Bellingham-based cinematographer Tyler Hamlet has just wrapped up a new action sports film, featuring the music of the Grateful Dead and narrated by basketball great and self-avowed Deadhead Bill Walton. An exciting blend of classic ski film, ’60s psychedelics, and the latest in camera technology, Fire on the Mountain is wildly fun and freeing. The film features world class athletes doing what they love, in visual splendor.

The short film, which was shown at Makeworth Market as a benefit for the Surfrider Foundation, brings together surf legend Rob Machado with well-known skiers and snowboarders Kimmy Fasani, Danny Davis, Jeremy Jones, and Michelle Parker. Chris Benchetler, one of the athletes, is the mastermind behind this project, which started with Grateful Dead art created by Chris for Atomic skis.

“Action sports find inspiration in all kinds of places,” says Hamlet. “When Chris and I started working on this, the Dead song ‘Fire on the Mountain’ seemed like a natural soundtrack.” Through some hard work and luck, Bechetler was able to use his San Diego connections with Machado to convince Walton to write some of the narration and voice the film. Collaboration and inspiration were the cornerstones of the project.

Hamlet shooting on location. Photo courtesy: Tyler Hamlet

The film was shot over the last year at locations including Mammoth Mountain (a major sponsor of the project), Norway and Indonesia. Hamlet, who was principal cinematographer, also co-directed and edited the piece.

Using a combination of camera types, including drones, Go Pros, handheld digital SLR and a new camera from Red Digital (the Gemini), which is optimized for low light and was crucial for the night shoots, Hamlet was able to capture amazing action.

The night shoots, both on water and the slopes, were lit using a number of methods, resulting in bold swathes of color and illuminated skeleton suits. “Everyone wants to know about the skeleton suits we used,” Hamlet says with a laugh. “We used a lot of waterproofing, some fuses and kill switches to make them safe. But I want to say: Don’t try this at home!” The glowing skeleton suits are used to chilling effect, both in night surfing and night skiing segments.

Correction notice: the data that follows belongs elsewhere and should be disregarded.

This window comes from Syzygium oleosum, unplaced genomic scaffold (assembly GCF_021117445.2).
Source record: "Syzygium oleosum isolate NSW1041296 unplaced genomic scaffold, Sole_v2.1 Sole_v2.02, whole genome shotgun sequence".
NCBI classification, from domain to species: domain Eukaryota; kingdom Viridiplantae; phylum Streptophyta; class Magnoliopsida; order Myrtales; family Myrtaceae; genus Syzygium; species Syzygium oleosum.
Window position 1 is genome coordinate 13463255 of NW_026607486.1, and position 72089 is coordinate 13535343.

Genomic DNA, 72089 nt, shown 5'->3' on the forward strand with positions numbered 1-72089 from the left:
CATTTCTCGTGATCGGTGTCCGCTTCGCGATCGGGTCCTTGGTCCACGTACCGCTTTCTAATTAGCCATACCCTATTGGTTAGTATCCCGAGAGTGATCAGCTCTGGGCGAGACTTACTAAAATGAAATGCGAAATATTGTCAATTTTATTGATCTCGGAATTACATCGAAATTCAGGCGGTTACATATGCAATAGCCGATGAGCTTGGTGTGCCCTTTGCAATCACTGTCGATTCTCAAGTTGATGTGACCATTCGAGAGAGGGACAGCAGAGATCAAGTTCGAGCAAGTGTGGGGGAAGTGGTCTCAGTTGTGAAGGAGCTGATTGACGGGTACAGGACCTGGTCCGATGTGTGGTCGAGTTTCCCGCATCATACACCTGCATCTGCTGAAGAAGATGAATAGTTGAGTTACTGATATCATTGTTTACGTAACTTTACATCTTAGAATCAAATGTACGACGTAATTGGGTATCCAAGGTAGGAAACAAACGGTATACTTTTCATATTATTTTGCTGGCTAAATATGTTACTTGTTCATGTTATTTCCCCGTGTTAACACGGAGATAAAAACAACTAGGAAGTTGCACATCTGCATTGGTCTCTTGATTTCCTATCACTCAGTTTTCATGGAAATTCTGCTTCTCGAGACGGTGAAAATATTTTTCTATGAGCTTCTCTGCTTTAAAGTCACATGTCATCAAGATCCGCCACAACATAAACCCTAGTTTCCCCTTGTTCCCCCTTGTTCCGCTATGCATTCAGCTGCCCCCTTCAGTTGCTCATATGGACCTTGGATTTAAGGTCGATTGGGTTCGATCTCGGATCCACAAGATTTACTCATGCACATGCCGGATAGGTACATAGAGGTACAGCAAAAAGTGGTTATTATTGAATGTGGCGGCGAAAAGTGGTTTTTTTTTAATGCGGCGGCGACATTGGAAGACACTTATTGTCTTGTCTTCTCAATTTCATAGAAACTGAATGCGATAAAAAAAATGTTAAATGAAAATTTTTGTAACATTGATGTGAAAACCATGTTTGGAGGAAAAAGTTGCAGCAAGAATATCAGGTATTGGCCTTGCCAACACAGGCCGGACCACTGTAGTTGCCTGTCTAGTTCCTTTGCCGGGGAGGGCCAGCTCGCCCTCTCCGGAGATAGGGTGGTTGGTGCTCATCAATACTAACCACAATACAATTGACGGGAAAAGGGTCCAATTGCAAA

It takes a lot of logistic coordination to shoot on location. Hamlet in his home office. Photo credit: Tina Stacy

Distribution of film has changed dramatically. “Ski films used to show kids how to emulate the pros, but now social media is everything,” says Hamlet. “A 15-second Instagram post can show a kid how to do a triple cork, and they don’t have to wait for the annual ski movie.”

“Now,” he continues, “I think in terms of navigating film with a business plan, sponsors, and something that results in deliverable content.” Fire on the Mountain is available on YouTube, and has shown at Florida Film Festival, Whistler, and other film festivals. Fire on the Mountain is also shown at various benefits and compatible events, such as Rob Machado Foundation, Night of Lights in Mammoth, and the X Games in Aspen. The producers worked with Protect our Winters to provide the film for a benefit premiere in Jackson Hole.